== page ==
All the people on the ground knew was that the men in the lab suddenly started evacuating out of any exit they could, guns blazing. Wiles went down with a bullet to the thigh and Blair threw himself across the open space to get him to cover. Tearing Wiles' shirt into strips he dressed the wound quickly and made sure that Wiles was ok. Then Blair headed for the warehouse. There were still prisoners in there that would need a friendly face and an interpreter. Help was on the way for Wiles - the Sergeant would last until it could reach him.

Blair went in behind Rafe's team, slipping away from the action to the basement where the forced labor was being held captive. They were held in their prison by a padlock, securing the trapdoor that was their only way out. Blair ascertained that he could speak their language and pick the lock if they had to evacuate fast. He called reassurances to the people trapped below him but refused to open the trapdoor. He knew that the first chance they got the prisoners would scatter and disappear. Immigration wanted these people in custody. They would be assessed for genuine refugee status and most likely deported. While Blair sympathized with their plight, he couldn't afford to let them out. There was no telling what their reasons for leaving their homeland were, and what they'd do if given the chance to escape. Were they victims or trouble? They certainly wouldn't be too cooperative with the cops in their dash for freedom.

There was a sound nearby and Blair slid into cover cautiously. The fight was coming this way and he was unarmed - as usual - though he could defend himself if necessary. Blair spared a fleeting thought to his Sentinel and the children before tracing the sound to the far wall.

There was a man crouched there jabbing at something Blair couldn't see. His head turned and Blair recognized him as Carl Covey - one of the ringleaders of this not-so-merry crew. Blair listened to Carl shouting at his prisoners and moved carefully closer, trying to see what Covey was doing. All his instincts were screaming there was danger - not just to him, but all the people in this building.

A slow peek over a crate and Blair dropped back to the ground, shaking in disbelief. Their criminals had rigged a self-destruct for the building. Covey was arming it and setting the timer as he watched. Blair froze as the countdown started from five minutes and Covey ran for the nearest exit. Blair waited until he was clear before grabbing for the radio clipped to his collar and risking a transmission. There was no antenna and the few facts that Taggert had taught Blair about bombs suggested the device was not sensitive to radio waves.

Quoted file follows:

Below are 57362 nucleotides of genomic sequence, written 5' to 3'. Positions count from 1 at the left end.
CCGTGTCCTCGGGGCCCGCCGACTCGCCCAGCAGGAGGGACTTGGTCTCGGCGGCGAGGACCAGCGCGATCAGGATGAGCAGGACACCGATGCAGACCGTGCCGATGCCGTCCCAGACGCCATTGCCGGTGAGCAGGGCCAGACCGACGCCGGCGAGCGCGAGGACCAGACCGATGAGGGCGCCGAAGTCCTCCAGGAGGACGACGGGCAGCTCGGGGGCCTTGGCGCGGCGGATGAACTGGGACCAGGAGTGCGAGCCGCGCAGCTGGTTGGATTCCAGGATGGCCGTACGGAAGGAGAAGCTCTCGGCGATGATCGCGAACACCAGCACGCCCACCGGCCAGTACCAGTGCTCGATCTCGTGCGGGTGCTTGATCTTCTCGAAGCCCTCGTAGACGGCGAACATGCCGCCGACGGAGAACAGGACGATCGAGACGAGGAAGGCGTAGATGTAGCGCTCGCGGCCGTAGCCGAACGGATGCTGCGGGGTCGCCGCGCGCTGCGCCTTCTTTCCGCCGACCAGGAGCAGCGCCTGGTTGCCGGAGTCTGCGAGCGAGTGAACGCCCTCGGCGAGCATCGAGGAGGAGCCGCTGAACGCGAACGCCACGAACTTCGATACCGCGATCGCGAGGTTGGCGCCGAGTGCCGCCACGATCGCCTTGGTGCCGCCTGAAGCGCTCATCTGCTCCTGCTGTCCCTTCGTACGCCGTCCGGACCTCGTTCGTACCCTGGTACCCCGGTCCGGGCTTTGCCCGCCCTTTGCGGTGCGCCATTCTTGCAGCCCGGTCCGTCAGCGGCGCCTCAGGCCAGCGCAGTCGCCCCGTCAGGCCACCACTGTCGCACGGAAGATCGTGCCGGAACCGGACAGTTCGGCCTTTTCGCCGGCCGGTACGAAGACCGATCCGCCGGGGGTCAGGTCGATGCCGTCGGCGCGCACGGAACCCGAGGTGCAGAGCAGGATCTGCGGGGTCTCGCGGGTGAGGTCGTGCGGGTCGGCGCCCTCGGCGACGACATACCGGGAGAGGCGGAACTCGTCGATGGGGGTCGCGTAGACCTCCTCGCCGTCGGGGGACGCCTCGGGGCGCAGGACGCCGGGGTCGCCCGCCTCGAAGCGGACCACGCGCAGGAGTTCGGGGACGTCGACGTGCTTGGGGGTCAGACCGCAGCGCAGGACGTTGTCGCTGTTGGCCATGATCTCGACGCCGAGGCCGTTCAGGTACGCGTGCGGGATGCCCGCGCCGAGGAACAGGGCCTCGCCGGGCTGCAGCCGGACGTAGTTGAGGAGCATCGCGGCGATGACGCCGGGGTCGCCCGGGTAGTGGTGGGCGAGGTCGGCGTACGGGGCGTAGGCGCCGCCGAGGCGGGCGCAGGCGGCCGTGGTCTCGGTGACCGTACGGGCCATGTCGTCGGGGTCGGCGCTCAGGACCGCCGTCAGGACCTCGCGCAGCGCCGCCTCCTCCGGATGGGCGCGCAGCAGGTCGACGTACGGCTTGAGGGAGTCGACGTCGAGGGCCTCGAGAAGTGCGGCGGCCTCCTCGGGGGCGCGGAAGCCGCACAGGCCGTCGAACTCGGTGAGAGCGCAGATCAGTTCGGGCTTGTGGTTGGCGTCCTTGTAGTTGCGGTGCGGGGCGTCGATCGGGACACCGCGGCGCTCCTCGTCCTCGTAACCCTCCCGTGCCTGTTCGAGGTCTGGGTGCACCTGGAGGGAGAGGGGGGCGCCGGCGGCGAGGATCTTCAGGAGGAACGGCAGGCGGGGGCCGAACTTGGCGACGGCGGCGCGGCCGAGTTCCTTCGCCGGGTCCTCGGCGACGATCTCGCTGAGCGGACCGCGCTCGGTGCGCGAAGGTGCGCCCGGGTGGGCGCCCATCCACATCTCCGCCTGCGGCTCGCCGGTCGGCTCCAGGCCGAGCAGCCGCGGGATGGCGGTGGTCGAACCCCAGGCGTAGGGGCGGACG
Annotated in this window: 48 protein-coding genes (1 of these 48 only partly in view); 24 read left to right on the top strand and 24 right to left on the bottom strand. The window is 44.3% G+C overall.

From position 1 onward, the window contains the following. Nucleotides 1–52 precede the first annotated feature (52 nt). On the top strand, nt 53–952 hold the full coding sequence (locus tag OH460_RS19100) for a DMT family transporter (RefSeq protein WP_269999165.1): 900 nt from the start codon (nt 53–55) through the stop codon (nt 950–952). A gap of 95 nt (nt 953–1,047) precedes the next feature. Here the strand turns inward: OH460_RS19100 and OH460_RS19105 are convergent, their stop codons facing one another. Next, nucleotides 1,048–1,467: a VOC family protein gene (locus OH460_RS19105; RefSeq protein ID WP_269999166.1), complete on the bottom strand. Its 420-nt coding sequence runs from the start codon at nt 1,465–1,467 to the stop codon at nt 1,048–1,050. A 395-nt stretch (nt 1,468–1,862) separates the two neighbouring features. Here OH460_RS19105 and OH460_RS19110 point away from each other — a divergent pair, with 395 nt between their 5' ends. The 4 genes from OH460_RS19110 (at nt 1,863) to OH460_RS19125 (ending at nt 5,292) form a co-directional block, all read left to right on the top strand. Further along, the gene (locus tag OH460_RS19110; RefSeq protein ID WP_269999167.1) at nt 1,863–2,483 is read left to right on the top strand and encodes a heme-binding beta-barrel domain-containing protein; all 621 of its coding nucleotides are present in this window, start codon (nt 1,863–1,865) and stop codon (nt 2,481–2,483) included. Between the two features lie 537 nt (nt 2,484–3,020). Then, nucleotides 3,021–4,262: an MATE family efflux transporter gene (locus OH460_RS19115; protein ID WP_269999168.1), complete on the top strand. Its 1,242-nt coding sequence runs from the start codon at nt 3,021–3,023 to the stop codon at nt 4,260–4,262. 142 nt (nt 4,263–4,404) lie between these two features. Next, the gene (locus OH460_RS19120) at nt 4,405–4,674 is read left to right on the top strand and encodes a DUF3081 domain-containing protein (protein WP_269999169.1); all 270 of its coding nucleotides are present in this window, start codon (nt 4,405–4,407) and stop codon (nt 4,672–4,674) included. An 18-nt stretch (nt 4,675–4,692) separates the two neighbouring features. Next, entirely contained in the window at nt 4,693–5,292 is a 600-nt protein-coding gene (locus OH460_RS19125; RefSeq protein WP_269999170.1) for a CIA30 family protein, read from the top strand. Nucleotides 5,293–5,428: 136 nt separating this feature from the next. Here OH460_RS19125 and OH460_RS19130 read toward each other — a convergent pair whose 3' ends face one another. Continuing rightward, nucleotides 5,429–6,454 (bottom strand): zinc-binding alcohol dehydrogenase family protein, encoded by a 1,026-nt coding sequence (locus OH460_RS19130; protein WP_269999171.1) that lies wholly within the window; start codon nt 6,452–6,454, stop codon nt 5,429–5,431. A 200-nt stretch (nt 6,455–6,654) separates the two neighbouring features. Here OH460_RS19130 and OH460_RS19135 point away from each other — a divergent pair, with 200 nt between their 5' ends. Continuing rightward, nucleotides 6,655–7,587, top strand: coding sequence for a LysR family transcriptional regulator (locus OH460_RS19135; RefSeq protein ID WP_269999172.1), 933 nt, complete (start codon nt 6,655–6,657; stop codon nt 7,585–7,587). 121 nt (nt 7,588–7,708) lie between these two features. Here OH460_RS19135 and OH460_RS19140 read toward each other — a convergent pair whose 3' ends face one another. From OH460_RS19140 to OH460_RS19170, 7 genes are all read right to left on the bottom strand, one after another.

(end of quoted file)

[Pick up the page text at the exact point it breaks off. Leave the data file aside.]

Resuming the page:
"Pull out - he's armed a bomb! Four minutes fifty seconds and counting!" Blair shouted across the transmissions crackling in his earpiece and heard confirmations and orders to pull back, "Taggert - he's headed your way!"

Blair ran to the trapdoor and fished out his pocket knife, slipping open the pick on it and tackling the lock. The people trapped below were screaming and pounding on the locked trapdoor as Blair struggled to pop the padlock and free them.

"Sandburg! Where are you?" Simon's voice blasted in Blair's ear and he flinched, dropping the tool from sweaty fingers.

"Not now Simon," Blair growled to himself, retrieved the tool and started again. The people below had fallen silent and Blair was glad of the respite. The gunfire had stopped as everyone evacuated the building before it blew.

"Sandburg!" Simon bellowed again and the lock popped free. Blair hauled up the trapdoor, yelling down to the prisoners, who surged up the ladder, following his pointing hand to the nearest exit. He grabbed for the radio and silenced Simon's next call.

"On the way out with the prisoners!" Blair yelled, hauling the last one - a pregnant woman who was struggling with the ladder - along by the arm, risking a glance towards the timer. His knee slammed off a crate in passing and Blair swore, tightening his grip and pulling her faster. They blasted out through the doors, the prisoners heading straight for the shelter of a nearby police bus and the cops that were waving them on, yelling encouragement.

Blair rounded the corner of the vehicle as the building blew. The force of it sent him and the woman tumbling, slamming into the asphalt and gasping for air as the force of the blast blew past them. Debris rained down and Blair threw his body over the woman instinctively.